Symbol of a ritual as fast as intense, to perform most of the time standing, espresso coffee is soon identified with a specific lifestyle, made of places and atmospheres, as much as of a real Italian way to design tools and accessories. Cups and coffeepots, professional machines and cafes have defined a specific design niche that, in the balance between tradition and innovation, has always been crossed by the aesthetics and usage habits that distinguish every age.
The exhibition intends to recount, along its historiographical path, how espresso never ceases to renew its bond with its audience, confirming itself as an Italian lifestyle recognised all over the world.
At the beginning of the twentieth century, the monumental Victoria Arduino, patented in 1910 by Pier Teserio Arduino, entered the Turin cafes. Thanks to the iconic shape and its decorative copper and brass inserts, it would be transformed in the first global success in the history of espresso coffee for bars.
A few years later, the iconic "Moka" in aluminium with an octagonal base was created by Bialetti. It would mark the entrance of the coffee maker in every home.
After the 40s, new professional machines designed by the great masters of Italian design, revive the culture of coffee. Numerous new creations would be rightly included in the annals of design and custom:
- "la Cornuta", designed by Gio Ponti in 1948 and characterised by a chrome, cylindrical body from which stand out three groups of imposing dispensers;
- the "Concorso" aka "Diamante" designed by Bruno Munari and Enzo Mari in 1956, the first machine with a geometric body that allows the assembly of modules of different lengths and different colour combinations;
- and finally the E61 patented by Faema, which guarantees a continuous supply thanks to the use of an oleodynamic pump.
Due to their performances, these machines would establish themselves as real protagonists of every bar’s life, definitively affirming the ristretto as the Italian way to enjoy coffee.
The following decades, those of the '70s,' 80s and '90s, would open a new page in the culture of design related to the world of coffee, giving rise to a convergence between architectural styles and the aesthetics of coffee makers and services.
The leader of this research is an Italian company, Alessi, that has sensed the unexpressed emotional potential that lies behind coffee accessories and that looks at collaborations with the greatest Italian and foreign designers of the time - Ettore Sottsass, Richard Sapper, Aldo Rossi - as a possibility to reconsider, with amazement, the shape of the machines and, together with these, of the domestic landscape.
Reinterpreting postmodern culture on a small scale, coffee-makers take the form of houses, factories and buildings: as a result, the famous "9090" by Richard Sapper, with a truncated conical shape, and the equally famous "Conica" and "Cupola" by Aldo Rossi, inspired by the geometries of monuments, are created.
In parallel, the Italian collective Memphis would update the imagery of coffee services with new decorative elements made of patterns and stylised shapes.
In the last twenty years, the coffee culture seems to have abandoned the focus on aesthetic experimentation, looking at technology as a solution to be able to produce a real bar espresso even at home.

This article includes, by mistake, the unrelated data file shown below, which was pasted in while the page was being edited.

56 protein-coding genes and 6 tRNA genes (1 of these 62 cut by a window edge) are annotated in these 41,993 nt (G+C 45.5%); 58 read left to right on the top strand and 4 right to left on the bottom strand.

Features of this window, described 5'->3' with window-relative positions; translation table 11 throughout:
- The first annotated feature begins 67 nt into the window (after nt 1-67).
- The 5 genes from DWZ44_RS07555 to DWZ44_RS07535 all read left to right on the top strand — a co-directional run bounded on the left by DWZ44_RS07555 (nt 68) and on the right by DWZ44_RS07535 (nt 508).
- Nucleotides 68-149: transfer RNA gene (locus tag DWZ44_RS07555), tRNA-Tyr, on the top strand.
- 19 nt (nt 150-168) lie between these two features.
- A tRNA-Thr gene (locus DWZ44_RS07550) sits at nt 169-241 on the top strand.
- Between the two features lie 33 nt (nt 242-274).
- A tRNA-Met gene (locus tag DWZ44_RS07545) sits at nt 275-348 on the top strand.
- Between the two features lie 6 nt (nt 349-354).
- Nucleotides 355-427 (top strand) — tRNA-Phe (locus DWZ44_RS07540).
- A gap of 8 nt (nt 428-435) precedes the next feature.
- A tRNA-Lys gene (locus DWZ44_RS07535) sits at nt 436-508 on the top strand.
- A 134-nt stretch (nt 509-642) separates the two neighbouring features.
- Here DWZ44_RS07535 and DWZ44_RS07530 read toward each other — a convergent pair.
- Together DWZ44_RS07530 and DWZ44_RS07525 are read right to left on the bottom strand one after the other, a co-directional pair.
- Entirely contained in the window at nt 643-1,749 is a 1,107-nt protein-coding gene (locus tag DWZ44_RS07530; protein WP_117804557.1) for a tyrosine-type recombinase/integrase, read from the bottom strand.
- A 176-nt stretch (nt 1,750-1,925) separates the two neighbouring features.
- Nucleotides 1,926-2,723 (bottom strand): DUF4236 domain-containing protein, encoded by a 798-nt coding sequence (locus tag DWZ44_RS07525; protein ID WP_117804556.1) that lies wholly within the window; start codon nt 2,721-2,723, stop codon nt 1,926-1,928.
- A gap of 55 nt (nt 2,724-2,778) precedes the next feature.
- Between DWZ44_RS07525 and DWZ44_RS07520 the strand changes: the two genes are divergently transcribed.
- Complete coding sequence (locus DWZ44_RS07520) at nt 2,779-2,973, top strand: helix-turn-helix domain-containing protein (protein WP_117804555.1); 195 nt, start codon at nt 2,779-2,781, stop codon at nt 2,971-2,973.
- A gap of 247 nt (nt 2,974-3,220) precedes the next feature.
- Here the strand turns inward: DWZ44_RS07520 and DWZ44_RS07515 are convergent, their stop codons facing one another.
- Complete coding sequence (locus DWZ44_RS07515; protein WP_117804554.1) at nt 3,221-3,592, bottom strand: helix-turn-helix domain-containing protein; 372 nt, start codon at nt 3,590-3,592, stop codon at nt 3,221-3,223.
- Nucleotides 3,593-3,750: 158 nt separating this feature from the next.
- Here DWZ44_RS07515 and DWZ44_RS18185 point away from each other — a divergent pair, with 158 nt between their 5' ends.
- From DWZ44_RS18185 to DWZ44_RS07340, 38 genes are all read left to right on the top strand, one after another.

The production of the first compact machines, characterised by the presence of electronic components and touchscreens, allows consumers to make a "tailor-made" coffee, to be varied in length or in taste thanks to the use of the differently mixed capsules.
A more sophisticated consumption, which only amplifies the collective affection for espresso, becoming a source of inspiration for international designers such as the Dutch Kees van der Westen or the Israeli Shmuel Linski with the concrete prototype for Lavazza.
Visit Passione Italiana between 21 april untill 28 oktober 2018. Get your ticket at the reception or (with a discount) online. A tickets grants you acces to all exhibitions at Cube design museum, including Heaven or Hell? (until 2 september), Showroom Limburg (until 3th of June 2018), the permament exhibition What is Design?, the Cube Labs and other planned exhibitions.
Hans Gubbels & Gène Bertrand (Cube design museum)
Elisabetta Pisu (IMF Foundation)
- Graphic design:
Marcel Sloots (Volle-Kracht)
Nadine Vroomen (Cube design museum)
- Exhibition design
Marcel Sloots (Volle-Kracht)
Marcel Sloots (Volle-Kracht)
Raymond Jacobs & Madeleine van Dale (Cube design museum)
Giulia Zappa (IMF Foundation)
Leonie Kohl & Noud de Greef (Cube design museum)
Noud de Greef (Cube design museum)
Vilja Bemelen (Cube design museum)
We wish to thank:
Achille and Pier Giacomo Castiglioni, Aldo Rossi, Alessi, Andreas Seegatz-Stars Milano, Angeletti Ruzza, Arvid Häusser, Bialetti, Bugatti, Bruno Munari and Enzo Mari, Carlton, Carlo Colombo, Daniel Debiasi and Federico Sandri, Dominique Perrault, Elektra, Ettore Sottsass and Aldo Cibic, Faema, Gaggia, Gaetano Pesce, Gio Ponti, Giorgetto Giugiaro, Giulio Iacchetti, Guzzini, illycaffè, Jean Nouvel, Joseph Hoffmann, Julian Lechner, Kartell, Kees van der Westen, La Cimbali, La Pavoni, Lavazza, Luca Trazzi, Marcello Morandini, Marco Zanuso, Massimiliano Fuksas and Doriana Mandrelli, Matteo Thun, Michele De Lucchi, Officina Rancilio, Paola C., Patricia Urquiola, Patrick Hunt, Piero Lissoni, Rami Tareef, Richard Sapper, Riccardo Dalisi, Salins Studio, Shmuel Linski, Stelton, Toyo Ito, Tom Dixon, Universal, Valerio Cometti + V12 Design, Viceversa, Victoria Arduino, Yaniv Berg, Wacaco Nanopresso.
21 April t/m 28 October 2018MondayOpen on Mondays during school holidays (Region South)Tuesday10:00Wednesday10:00Thursday10:00Friday10:00Saturday10:00Sunday10:00